Latest Blog Posts

by Lara Killian

1 Dec 2008

This past weekend, NPR ran a short piece on Weekend Edition where, as usual, I learned something new. Though it’s a bit tricky to find any information on it via Google, in January the Library of Congress appointed the first ever National Ambassador for Children’s Literature.

Sometimes I think you don’t realize you need a post like this until someone really great comes along to fill it. That someone is Jon Scieszka, author of some of the most clever kids’ lit since Roald Dahl.

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The True Story of the Three Little Pigs, told from the wolf’s perspective, has become a storytime staple, making kids laugh and also serving as a great lesson in point of view. Scieszka’s strength lies in realizing how smart kids really are, and how much they appreciate a funny book that doesn’t underestimate that intelligence. What little boy would turn down hearing a book called The Stinky Cheese Man and other Fairly Stupid Fairy Tales?

NPR’s piece features a short interview with Scieszka and it’s worth a listen for anyone interested in children’s stories – or in getting kids to read. They’ll be asking for these new classics again and again – and they’re smart enough for adults to enjoy, too.

Ambassador Scieszka’s term lasts for two years, so he’s almost halfway through. Although I’m sure he’s doing an admirable job promoting children’s literature as part of his current duties, it’ll be interesting to see who gets to fill his shoes in 2010.

by PopMatters Staff

1 Dec 2008

1. The latest book or movie that made you cry?
The stupidest movies can make me well up. I don’t know why as I am generally quite cynical. I’m not going to embarrass myself by telling you guys.

2. The fictional character most like you?
Fritz the cat.

3. The greatest album, ever?
Frank Zappa’s Lumpy Gravy. This is a terrible question for me to have to answer, and an arbitrary response

4. Star Trek or Star Wars?
Star Trek.

5. Your ideal brain food?
Fresh vegetables, raw nuts.

by Sarah Zupko

1 Dec 2008

Hometapes Records out of Portland specializes in smart indie rock and has released quite a few critically acclaimed releases in its young history, including 2008’s Pattern Is Movement release that we deemed worthy of an 8. For the discriminating hipster/vinylphile, Hometapes has released a number of gorgeous limited edition vinyl albums with numbered album art and other special features. Shedding’s self-titled LP comes in light green vinyl with three art inserts and a uniquely numbered fold-out cover. The aforementioned Pattern is Movement LP includes a digital download of the record packed with bonus features as well as a number of printed photographs. Even the CD version includes a little batch of fold-out photos. Nick Butcher’s recent Bee Removal album is packaged as a white vinyl release with hand-screened cover art. Cyne’s erudite backpack hip-hop is also available on a double LP as well as CD. These little touches speak to a strong commitment to artfulness across mediums. In an era of ever more disposable culture, Hometapes works hard to make things meant to save and treasure.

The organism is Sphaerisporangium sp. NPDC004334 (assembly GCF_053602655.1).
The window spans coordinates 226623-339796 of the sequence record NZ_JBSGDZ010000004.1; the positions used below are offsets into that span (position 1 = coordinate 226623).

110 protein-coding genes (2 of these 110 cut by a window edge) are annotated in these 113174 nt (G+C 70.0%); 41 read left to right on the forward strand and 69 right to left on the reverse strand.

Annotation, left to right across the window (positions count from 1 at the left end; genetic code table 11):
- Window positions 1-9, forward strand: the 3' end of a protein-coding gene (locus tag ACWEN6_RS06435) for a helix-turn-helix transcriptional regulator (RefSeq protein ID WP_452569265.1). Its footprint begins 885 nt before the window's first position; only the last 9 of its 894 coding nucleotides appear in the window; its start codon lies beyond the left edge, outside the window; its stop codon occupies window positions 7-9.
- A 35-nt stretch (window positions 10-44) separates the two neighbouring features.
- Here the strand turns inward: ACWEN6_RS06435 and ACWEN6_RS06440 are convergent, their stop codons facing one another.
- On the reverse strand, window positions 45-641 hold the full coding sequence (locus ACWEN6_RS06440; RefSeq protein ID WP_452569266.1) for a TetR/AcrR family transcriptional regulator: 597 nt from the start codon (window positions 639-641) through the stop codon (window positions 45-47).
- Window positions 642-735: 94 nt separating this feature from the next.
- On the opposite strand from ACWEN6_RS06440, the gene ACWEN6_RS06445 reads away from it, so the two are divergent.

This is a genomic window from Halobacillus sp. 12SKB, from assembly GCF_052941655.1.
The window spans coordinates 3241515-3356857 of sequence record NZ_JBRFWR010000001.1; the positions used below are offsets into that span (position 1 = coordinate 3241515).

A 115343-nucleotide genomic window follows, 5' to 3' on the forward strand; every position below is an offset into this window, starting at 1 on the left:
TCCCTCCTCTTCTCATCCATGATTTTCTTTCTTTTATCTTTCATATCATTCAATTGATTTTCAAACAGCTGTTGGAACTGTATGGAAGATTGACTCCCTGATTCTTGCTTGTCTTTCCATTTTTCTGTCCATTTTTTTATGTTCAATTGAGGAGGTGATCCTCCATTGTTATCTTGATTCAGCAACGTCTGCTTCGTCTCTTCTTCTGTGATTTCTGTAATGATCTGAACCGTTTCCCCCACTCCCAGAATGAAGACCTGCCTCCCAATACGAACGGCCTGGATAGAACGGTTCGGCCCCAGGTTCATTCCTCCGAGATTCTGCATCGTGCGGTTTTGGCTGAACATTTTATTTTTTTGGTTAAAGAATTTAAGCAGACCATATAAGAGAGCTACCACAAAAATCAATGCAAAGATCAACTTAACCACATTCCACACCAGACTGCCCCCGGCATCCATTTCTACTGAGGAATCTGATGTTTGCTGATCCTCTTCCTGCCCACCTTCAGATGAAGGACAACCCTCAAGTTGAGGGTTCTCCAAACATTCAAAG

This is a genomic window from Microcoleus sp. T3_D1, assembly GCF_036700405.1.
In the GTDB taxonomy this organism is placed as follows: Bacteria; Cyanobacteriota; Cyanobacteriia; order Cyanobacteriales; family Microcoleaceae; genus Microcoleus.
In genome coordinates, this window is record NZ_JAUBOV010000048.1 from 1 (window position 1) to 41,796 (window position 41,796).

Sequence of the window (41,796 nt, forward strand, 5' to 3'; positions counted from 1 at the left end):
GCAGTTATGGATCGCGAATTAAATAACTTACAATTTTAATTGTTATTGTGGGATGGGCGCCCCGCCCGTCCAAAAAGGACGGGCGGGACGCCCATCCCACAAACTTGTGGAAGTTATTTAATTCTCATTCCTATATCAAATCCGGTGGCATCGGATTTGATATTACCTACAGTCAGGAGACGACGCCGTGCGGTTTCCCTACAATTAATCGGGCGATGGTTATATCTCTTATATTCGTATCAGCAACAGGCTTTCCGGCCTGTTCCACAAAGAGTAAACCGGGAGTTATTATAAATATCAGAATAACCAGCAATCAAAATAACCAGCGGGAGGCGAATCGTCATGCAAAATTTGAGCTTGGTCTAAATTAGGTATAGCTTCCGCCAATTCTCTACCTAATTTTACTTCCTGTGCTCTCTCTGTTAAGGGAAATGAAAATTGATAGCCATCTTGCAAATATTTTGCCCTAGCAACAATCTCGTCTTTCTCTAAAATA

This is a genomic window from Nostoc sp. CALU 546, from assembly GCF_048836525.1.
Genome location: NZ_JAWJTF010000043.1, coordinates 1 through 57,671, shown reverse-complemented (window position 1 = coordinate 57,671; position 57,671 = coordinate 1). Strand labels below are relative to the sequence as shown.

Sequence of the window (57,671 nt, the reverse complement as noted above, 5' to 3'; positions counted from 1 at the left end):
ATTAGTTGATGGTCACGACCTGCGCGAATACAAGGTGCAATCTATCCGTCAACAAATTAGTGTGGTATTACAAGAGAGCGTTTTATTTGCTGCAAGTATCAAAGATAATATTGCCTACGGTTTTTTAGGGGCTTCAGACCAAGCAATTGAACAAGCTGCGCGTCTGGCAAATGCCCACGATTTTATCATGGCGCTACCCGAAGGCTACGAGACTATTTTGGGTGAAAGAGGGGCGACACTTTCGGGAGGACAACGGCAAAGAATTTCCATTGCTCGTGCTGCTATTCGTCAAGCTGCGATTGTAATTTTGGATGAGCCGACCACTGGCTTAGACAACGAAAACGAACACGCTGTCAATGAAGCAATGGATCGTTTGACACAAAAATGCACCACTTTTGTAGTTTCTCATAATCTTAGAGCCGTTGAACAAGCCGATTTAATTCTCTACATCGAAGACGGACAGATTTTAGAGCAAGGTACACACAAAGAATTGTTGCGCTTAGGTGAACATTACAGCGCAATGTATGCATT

HOMETAPES RECORDS

by Mike Schiller

1 Dec 2008

Ignore the corporate tie-in for a second. The Nintendo DS is the current safe haven for addictive, brain-taxing puzzle games, and this particular Puzzle Adventure actually continues that tradition magnificently. The game puts a candy-coated shell around Reversi (or Othello, or whatever other name you have for the game where you transform your opponent’s pieces by surrounding them with your pieces), and yet the gameplay does not cater to the young demographic that it courts. I was oddly surprised and delighted when I was handily defeated by the very first opponent I faced, and the game’s difficulty simply doesn’t let up. The story is incidental, the colorful characters may or may not be a distraction, but there’s no mistaking the quality of the puzzling. The Neopets brand as a whole has its issues, but this particular tie-in will keep you tapping the screen through the long winter break and beyond.

AMAZON

by Ryan Michael Williams

1 Dec 2008

Unlikely as it may seem, this year’s champion recipient of critical plaudits and book blog buzz is an unfinished 900-page novel in translation. 2666 is the posthumous masterpiece of the Chilean-born writer Roberto Bolañ. At the book’s dark heart is the story of the murders of hundreds of women in the Mexican bordertown of Santa Teresa—a thin fictionalization of real events in Ciudad Juarez. But 2666 also ranges over a dazzling kaleidoscope of other settings,  from postwar Germany to contemporary Detroit. A fine gift for English majors, aspiring writers, globetrotters, expatriates, and anyone with lots of free time.

AMAZON

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